17 digital artists you need to know about

Get inspired by the best digital artists this July! Whether it’s Twitter’s Portfolio Day or your favourite forum, there are more places than ever to showcase your artwork. We’re joining the party with our regular round-up of the hottest amateur and professional art portfolios. Want to get inspired? Then scroll down. Looking for a new artist to hire for a project? Then take a look. 

The following artists prove that nothing is off limits with a humble tablet and some decent software. Don’t miss our painting techniques tutorials and best drawing apps for iPad roundup to improve your own digital and core art skills.

The most inspiring digital artists in July 2021

01. Mandy Jurgens

Click the icon in the top right to see the full-size image (Image credit: Mandy Jurgens)

Mandy Jurgens is fascinated by how colour and texture can influence our emotions: “I aim to create a little magic through portraits of people both real and imagined,” she says.

In her art, created in Photoshop and Procreate, Jurgens looks for the excuse to use some of her favourite colours and tones, including yellows and purples. She plays with the viewer’s gaze, focusing on how materials reflect the sunlight in her paintings.

In her painting simply titled ‘Study’ (above) Jurgens demonstrates the her technical ability as she renders lace. Saying: “My focus here was studying textures – how to simplify the lace and the shadows it would cast on the face, without rendering out every detail.”

02. Irina French 

Click the icon in the top right to see the full-size image (Image credit: Irina French)

Freelance artist Irina French is constantly developing her skills. “One day I hope to produce illustrations for a board game.” She’s inspired by D&D and all things fantasy.

03. Heraldo Ortega

Click the icon in the top right to see the full-size image (Image credit: Heraldo Ortega)

Heraldo Ortega is an illustrator, graphic designer and musician. The Chile artist uses Photoshop, Procreate, and Clip Studio Paint to create his art. From a young age he has painted using traditional media, but now works digitally, too. “I’m inspired by fantasy and try to create little stories,” he says.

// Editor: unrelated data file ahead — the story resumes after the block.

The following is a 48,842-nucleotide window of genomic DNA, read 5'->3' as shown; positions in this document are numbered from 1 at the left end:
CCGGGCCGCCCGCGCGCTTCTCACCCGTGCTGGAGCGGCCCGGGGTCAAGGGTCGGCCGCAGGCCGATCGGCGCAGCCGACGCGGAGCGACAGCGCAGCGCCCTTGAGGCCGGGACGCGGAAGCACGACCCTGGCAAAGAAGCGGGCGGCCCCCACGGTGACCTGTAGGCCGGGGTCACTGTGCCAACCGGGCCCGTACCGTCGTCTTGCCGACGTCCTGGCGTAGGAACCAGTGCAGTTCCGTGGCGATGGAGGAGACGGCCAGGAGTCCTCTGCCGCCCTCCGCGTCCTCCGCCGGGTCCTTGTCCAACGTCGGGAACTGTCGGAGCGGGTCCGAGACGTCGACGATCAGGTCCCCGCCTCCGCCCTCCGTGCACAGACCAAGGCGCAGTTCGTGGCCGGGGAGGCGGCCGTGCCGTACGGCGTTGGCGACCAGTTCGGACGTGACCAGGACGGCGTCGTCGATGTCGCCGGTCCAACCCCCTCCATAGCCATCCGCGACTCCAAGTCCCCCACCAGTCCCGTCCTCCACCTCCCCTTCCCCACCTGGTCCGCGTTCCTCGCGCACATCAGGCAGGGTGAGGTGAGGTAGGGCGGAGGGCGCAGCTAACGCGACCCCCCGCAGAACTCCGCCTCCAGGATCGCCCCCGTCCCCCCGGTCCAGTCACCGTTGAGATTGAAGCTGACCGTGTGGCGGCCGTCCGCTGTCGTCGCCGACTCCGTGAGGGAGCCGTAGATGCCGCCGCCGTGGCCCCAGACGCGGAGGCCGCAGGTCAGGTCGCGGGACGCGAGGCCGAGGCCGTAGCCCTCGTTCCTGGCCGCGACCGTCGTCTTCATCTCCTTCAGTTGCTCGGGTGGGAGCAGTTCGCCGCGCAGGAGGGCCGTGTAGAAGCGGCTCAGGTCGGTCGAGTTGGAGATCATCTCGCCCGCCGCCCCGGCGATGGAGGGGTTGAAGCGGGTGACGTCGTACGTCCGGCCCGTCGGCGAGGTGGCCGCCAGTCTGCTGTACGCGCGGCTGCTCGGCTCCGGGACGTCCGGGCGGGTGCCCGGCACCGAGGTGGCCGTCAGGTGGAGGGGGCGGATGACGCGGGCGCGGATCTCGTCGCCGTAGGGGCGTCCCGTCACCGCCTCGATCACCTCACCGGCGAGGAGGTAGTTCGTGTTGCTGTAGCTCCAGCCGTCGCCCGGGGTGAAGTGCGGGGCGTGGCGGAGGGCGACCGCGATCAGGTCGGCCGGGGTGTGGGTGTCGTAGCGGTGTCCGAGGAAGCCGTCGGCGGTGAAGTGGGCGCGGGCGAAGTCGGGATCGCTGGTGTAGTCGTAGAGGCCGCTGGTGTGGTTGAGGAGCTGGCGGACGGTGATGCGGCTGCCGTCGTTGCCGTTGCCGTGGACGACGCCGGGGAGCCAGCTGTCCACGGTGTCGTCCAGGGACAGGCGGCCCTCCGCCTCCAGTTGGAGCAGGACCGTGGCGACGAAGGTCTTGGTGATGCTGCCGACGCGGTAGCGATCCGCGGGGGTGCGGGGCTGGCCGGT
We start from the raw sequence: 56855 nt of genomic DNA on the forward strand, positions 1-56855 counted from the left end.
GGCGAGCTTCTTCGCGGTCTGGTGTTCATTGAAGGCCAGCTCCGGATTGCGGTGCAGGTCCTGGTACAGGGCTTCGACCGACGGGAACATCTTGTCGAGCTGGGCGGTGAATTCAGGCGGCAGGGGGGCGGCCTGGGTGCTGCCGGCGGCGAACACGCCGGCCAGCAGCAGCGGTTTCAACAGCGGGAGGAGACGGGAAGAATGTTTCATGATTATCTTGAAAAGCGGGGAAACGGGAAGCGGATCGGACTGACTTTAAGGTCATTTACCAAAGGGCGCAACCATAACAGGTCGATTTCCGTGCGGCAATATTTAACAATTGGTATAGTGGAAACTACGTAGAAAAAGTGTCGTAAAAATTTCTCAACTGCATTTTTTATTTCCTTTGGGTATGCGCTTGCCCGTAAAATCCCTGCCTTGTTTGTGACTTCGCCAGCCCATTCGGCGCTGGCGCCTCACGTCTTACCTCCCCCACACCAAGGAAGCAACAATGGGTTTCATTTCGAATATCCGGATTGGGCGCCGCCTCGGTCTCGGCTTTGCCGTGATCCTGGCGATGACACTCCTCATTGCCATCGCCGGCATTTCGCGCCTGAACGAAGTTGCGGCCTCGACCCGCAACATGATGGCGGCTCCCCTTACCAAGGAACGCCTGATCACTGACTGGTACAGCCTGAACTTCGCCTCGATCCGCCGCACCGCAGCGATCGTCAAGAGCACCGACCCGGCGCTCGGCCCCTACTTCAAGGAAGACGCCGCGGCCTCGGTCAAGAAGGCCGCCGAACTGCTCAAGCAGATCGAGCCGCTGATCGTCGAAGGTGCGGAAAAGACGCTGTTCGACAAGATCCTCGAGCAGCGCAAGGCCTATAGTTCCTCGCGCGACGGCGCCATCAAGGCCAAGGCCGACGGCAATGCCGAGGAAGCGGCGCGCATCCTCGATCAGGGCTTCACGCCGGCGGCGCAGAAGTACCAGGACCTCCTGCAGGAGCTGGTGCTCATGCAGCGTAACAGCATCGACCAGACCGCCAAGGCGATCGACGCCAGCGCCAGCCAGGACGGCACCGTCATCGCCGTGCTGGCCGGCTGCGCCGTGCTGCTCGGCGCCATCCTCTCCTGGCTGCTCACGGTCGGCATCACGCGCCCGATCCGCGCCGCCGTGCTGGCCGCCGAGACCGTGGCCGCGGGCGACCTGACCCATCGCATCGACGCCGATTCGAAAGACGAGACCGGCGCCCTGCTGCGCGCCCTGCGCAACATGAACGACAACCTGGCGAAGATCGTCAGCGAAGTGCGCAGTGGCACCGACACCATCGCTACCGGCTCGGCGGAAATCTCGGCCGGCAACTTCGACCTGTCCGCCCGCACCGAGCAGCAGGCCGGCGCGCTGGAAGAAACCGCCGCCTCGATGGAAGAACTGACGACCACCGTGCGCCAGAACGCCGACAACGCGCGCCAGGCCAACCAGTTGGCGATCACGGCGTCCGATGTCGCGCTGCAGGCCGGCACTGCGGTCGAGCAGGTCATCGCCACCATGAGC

“I created this warrior, who’s capable of creating fire with the single movement of his sword, for my personal portfolio,” says Ortega about his painting The Lord of Fire (above). The juxtaposition of the rain and fire is a nice way to highlight the conflict teased in the painting.

04. Rachel Walpole

Click the icon in the top right to see the full-size image (Image credit: Rachel Walpole)

“I’ve had a passion for art since I was a child,” says digital artist and illustrator Rachel Walpole. “I whisk myself away to huge floating desert islands, angels with a questionable amount of wings, and creatures larger than countries.”

05. Jeszika Le Vye

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Jeszika Le Vye describes herself as an “imaginative realist painter”, combining her loves of Classical Realism with a passion for sci-fi and fantasy. Her digital artwork explores themes of psychology and philosophy. “In my art, I explore what gives a thing its substance, its soul,” she explains.

The above painting appeared to Le Vye almost fully realised in her mind, and she began working on it before planning a concept or narrative. “As I painted it, the piercing eyes of the boy kept bringing to mind Peter Pan,” she says. “I imagined this ageless child living away from reality in his own world, kept company by natural wonders and his own shadow.”

06. Dan Volbert

Click the icon in the top right to see the full-size image (Image credit: Dan Volbert)

As a lead artist at Cooperativa Creativa, Dan Volbert has been driven to reach a harmony of colours and shapes ever since he entered the industry. “It’s a spectacular ride,” he exclaims.

There’s more ancient monsters in the work ‘Dragon Rock’. He says: “This is a piece of unused marketing art for a Viking tabletop game, which was illustrated in Photoshop.”

07. Barret Frymire

Click the icon in the top right to see the full-size image (Image credit: Barret Frymire)

Barret Frymire is a freelance illustrator and concept artist who works on indie video games and fantasy art commissions. Base in the US he primarily uses Photoshop to create his art. He hasn’t let growing up on a farm with moonshine-powered internet stop him from creating.

The artist finds inspiration all around him, often using his wife as a reference or including her in his art. But for the painting Taid’r (above) he finds inspiration from a more common source, one that pays homage to one of fantasy art’s greats: “This character piece is just me trying to do my best emulation of Frazetta’s killer shapes and shadows.”

08. David Villegas

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David Villegas – better known by his alias Deiv Calviz – is a digital concept artist based in the Philippines. He specialises in hyper-realistic, stylised illustrations. 

Villegas initially studied multimedia arts with a focus on graphic design, but decided to start taking illustration more seriously after being awarded second place in a contest by Blizzard Entertainment. Villegas’ ultimate plan is to create his own worlds and stories.

Dragon Watchers (above) was inspired by Dark Souls and Game of Thrones, and mixes 3D, photobashing and a lot of painting. “I really pushed myself with this – it was a rare chance for me to make something personal at this level of detail,” he says.